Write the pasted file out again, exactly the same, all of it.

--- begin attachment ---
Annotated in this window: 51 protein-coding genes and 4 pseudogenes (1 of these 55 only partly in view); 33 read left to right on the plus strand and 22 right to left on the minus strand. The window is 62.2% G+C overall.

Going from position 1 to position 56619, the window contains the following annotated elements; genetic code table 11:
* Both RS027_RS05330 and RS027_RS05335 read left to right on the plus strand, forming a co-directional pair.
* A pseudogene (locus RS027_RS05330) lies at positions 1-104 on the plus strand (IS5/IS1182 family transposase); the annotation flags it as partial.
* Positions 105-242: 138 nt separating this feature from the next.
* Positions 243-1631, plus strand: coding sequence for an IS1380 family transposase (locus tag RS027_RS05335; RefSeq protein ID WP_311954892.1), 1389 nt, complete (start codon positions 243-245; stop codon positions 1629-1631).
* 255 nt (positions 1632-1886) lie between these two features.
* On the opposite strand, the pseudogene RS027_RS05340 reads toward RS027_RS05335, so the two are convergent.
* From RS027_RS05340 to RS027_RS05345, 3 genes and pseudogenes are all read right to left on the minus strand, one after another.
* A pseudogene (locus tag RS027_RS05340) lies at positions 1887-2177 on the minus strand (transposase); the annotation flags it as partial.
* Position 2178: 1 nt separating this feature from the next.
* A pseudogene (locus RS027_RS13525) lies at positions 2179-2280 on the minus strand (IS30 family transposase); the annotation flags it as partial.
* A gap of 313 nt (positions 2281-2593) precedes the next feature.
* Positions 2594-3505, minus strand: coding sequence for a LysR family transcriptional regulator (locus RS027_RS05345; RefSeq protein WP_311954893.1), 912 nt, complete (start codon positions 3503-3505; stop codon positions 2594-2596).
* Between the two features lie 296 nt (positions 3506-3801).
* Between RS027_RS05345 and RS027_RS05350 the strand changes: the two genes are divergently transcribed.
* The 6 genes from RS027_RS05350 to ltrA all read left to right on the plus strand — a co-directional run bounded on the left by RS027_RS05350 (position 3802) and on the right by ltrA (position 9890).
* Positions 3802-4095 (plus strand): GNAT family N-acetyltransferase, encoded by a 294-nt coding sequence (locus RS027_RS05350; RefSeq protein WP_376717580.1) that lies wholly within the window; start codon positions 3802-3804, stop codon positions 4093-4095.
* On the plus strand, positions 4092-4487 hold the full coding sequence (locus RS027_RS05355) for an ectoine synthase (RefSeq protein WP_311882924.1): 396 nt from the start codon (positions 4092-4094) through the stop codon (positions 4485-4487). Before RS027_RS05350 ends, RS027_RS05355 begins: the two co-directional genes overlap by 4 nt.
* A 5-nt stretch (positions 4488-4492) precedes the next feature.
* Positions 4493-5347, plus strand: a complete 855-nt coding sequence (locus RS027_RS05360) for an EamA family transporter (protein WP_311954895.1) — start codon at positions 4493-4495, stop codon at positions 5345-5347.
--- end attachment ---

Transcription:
Annotated in this window: 51 protein-coding genes and 4 pseudogenes (1 of these 55 only partly in view); 33 read left to right on the plus strand and 22 right to left on the minus strand. The window is 62.2% G+C overall.

Going from position 1 to position 56619, the window contains the following annotated elements; genetic code table 11:
* Both RS027_RS05330 and RS027_RS05335 read left to right on the plus strand, forming a co-directional pair.
* A pseudogene (locus RS027_RS05330) lies at positions 1-104 on the plus strand (IS5/IS1182 family transposase); the annotation flags it as partial.
* Positions 105-242: 138 nt separating this feature from the next.
* Positions 243-1631, plus strand: coding sequence for an IS1380 family transposase (locus tag RS027_RS05335; RefSeq protein ID WP_311954892.1), 1389 nt, complete (start codon positions 243-245; stop codon positions 1629-1631).
* 255 nt (positions 1632-1886) lie between these two features.
* On the opposite strand, the pseudogene RS027_RS05340 reads toward RS027_RS05335, so the two are convergent.
* From RS027_RS05340 to RS027_RS05345, 3 genes and pseudogenes are all read right to left on the minus strand, one after another.
* A pseudogene (locus tag RS027_RS05340) lies at positions 1887-2177 on the minus strand (transposase); the annotation flags it as partial.
* Position 2178: 1 nt separating this feature from the next.
* A pseudogene (locus RS027_RS13525) lies at positions 2179-2280 on the minus strand (IS30 family transposase); the annotation flags it as partial.
* A gap of 313 nt (positions 2281-2593) precedes the next feature.
* Positions 2594-3505, minus strand: coding sequence for a LysR family transcriptional regulator (locus RS027_RS05345; RefSeq protein WP_311954893.1), 912 nt, complete (start codon positions 3503-3505; stop codon positions 2594-2596).
* Between the two features lie 296 nt (positions 3506-3801).
* Between RS027_RS05345 and RS027_RS05350 the strand changes: the two genes are divergently transcribed.
* The 6 genes from RS027_RS05350 to ltrA all read left to right on the plus strand — a co-directional run bounded on the left by RS027_RS05350 (position 3802) and on the right by ltrA (position 9890).
* Positions 3802-4095 (plus strand): GNAT family N-acetyltransferase, encoded by a 294-nt coding sequence (locus RS027_RS05350; RefSeq protein WP_376717580.1) that lies wholly within the window; start codon positions 3802-3804, stop codon positions 4093-4095.
* On the plus strand, positions 4092-4487 hold the full coding sequence (locus RS027_RS05355) for an ectoine synthase (RefSeq protein WP_311882924.1): 396 nt from the start codon (positions 4092-4094) through the stop codon (positions 4485-4487). Before RS027_RS05350 ends, RS027_RS05355 begins: the two co-directional genes overlap by 4 nt.
* A 5-nt stretch (positions 4488-4492) precedes the next feature.
* Positions 4493-5347, plus strand: a complete 855-nt coding sequence (locus RS027_RS05360) for an EamA family transporter (protein WP_311954895.1) — start codon at positions 4493-4495, stop codon at positions 5345-5347.